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Dallas officials react to national crime statistics

By Bill Zeeble, KERA 90.1 reporter

Dallas, TX – Bill Zeeble, KERA 90.1 reporter: Dave Scott and Ron Campbell cruise their northwest Dallas neighborhood a few times a month, two hours at a time, to thwart crime. They're volunteers in the police department's Interactive Community Policing program. The portable light on top of Scott's car flashes orange, and magnetic patrol signs stick to the doors.

Dave Scott, volunteer patrol: We try to look for problems, suspicious people, suspicious vehicles, a lot of code violations...

Zeeble: Dave Scott says neighborhood crime's not that bad here, though there've been some car burglaries. But Dallas on the whole is in its fifth straight year holding the top spot as the nation's most crime-ridden big city. According to the FBI, it leads in violent crimes like murder and aggravated assault, and nonviolent crimes like burglary and auto theft. But at his press conference, Bolton downplayed the statistics.

Terrell Bolton, Dallas Police Chief: We can't control crime. We're an important part of it, but we're not the lynchpin in crime fighting. It comes back to a collective effort.

Zeeble: Bolton praised the collective effort from the police department's 1,061 volunteers, whose numbers he says are at an all-time high. But with Dallas officially more dangerous than larger cities like New York and Los Angeles, Dallas City Council member Dr. Elba Garcia, chair of the Public Safety Committee, is alarmed.

Dr. Elba Garcia, Dallas City Councilperson: That's not acceptable. The number one priority of a city is to be safe. Without a safe city, you won't have economic development. You won't have safe schools.

Zeeble: Garcia wants deeper analysis of crime statistics to help better allocate police resources to the most needed areas. She also wants more prevention. And she's worried the force is stretched too thin. Art Femister, president of the California-based National Association of Citizens on Patrol, says police are scrambling all over.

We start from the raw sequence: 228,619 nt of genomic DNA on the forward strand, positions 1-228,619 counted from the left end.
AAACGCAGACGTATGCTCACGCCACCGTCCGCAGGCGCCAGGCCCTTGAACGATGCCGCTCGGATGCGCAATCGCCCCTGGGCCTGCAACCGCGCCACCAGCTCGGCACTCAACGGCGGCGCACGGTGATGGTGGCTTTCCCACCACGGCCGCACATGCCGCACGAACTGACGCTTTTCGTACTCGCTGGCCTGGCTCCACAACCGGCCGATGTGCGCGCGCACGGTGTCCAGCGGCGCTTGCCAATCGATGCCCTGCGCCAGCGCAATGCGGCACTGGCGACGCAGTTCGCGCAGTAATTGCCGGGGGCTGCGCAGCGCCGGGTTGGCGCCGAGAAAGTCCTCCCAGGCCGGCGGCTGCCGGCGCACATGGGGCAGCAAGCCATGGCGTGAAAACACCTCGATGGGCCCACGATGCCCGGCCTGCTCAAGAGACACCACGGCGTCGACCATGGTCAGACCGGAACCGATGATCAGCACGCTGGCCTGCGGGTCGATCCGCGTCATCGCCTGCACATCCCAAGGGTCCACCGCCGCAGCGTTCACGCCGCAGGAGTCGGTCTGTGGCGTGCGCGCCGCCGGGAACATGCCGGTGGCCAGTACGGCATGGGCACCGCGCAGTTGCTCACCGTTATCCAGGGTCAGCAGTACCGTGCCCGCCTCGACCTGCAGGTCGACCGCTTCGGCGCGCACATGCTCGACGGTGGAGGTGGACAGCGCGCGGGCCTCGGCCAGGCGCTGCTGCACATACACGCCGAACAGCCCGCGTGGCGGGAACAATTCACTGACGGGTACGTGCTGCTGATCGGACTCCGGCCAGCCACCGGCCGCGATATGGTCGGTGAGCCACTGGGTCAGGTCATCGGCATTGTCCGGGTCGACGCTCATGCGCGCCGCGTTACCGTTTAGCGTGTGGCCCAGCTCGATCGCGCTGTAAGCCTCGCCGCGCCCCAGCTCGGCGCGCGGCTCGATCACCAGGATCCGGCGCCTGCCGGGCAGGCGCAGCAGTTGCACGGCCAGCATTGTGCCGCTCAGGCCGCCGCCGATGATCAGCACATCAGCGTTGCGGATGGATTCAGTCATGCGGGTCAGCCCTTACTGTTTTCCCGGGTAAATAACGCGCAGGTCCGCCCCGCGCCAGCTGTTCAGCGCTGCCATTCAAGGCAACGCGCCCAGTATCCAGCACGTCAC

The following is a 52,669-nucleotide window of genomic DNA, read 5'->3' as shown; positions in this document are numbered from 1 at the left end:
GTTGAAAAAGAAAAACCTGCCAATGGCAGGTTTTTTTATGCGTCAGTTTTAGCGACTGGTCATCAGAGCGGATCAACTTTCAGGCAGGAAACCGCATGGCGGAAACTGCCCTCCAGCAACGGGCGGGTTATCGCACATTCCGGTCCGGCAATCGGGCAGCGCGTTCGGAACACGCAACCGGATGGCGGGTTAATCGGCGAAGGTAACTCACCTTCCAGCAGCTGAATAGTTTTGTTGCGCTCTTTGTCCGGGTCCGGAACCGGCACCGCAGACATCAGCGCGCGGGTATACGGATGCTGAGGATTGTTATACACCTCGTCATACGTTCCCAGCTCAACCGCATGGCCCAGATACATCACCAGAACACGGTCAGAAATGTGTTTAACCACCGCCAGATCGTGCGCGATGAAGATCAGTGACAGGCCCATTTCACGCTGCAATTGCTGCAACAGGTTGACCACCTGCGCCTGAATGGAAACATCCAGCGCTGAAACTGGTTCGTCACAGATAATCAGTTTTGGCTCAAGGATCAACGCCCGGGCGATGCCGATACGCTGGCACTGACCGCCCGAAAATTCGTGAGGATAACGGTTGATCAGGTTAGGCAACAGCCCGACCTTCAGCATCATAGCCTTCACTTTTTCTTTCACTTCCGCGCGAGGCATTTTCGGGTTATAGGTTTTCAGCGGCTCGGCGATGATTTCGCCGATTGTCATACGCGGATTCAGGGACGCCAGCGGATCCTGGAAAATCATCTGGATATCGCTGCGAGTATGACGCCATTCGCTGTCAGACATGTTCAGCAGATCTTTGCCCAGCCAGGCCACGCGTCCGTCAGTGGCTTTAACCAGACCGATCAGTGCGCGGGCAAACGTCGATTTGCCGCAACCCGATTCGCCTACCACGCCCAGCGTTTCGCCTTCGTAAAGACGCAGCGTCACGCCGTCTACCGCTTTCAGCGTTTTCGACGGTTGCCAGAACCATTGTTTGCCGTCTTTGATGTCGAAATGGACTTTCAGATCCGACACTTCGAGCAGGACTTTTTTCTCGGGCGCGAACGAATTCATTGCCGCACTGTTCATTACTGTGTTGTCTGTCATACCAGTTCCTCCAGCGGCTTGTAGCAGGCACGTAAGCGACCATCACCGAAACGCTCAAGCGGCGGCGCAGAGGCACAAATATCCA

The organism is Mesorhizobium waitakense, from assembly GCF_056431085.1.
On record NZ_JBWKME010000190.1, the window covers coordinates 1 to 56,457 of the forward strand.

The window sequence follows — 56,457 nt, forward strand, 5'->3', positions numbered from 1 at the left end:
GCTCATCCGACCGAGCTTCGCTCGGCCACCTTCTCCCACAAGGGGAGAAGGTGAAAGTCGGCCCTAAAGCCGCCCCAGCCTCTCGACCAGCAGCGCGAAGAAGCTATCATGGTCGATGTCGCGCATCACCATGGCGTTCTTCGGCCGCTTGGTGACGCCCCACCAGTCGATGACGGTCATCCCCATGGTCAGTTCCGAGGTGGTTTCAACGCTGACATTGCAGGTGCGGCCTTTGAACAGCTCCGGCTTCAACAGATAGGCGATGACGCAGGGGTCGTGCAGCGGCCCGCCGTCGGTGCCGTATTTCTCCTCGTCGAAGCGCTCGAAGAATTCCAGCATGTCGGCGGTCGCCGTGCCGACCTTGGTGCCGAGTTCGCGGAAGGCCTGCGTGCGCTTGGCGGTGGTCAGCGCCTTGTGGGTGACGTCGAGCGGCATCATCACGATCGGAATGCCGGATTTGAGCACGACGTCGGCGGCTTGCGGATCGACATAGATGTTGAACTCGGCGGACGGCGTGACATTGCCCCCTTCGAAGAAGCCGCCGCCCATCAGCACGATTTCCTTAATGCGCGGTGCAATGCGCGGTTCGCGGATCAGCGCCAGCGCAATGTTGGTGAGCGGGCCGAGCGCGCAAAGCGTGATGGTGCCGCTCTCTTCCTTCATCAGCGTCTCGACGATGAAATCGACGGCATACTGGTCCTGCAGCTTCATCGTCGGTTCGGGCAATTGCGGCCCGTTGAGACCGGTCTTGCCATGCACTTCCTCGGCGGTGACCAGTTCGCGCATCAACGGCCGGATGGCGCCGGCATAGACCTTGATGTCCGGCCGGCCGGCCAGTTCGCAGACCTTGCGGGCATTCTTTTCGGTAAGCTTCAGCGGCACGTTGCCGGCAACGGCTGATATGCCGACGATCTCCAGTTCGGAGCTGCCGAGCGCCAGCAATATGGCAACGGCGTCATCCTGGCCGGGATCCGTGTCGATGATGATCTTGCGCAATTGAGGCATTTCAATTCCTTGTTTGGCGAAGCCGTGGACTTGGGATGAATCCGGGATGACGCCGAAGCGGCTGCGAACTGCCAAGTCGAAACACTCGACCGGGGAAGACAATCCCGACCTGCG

Art Femister, National Association of Citizens on Patrol president: They're running from call to call to call. Maybe not 911 critical calls, but they still have to respond to them. It's very rare officers get the chance to patrol neighborhoods, doing nothing more than just be eyes and ears.

Zeeble: Garcia worries Dallas Police these days are just 911 responders.

Garcia: Once a person is calling 911, the crime has already happened.

Zeeble: The biggest prevention technique Dallas police are touting, says Chief Bolton, is an auto theft prevention plan he expects will produce results. And he wants to put crime-ridden apartments and stores in their own statistical category, to target them and embarrass owners to better police themselves. But Garcia and other Public Safety Committee members are also talking about the Giuliani Group, founded by former New York Mayor Rudy Giuliani. His company markets successful crime-fighting tactics Giuliani used in New York. But he did it after hiring a lot more officers and bulking up the budget. Garcia wants to discuss the idea at the August Public Safety Committee meeting. For KERA 90.1, I'm Bill Zeeble.

 

Email Bill Zeeble about this story.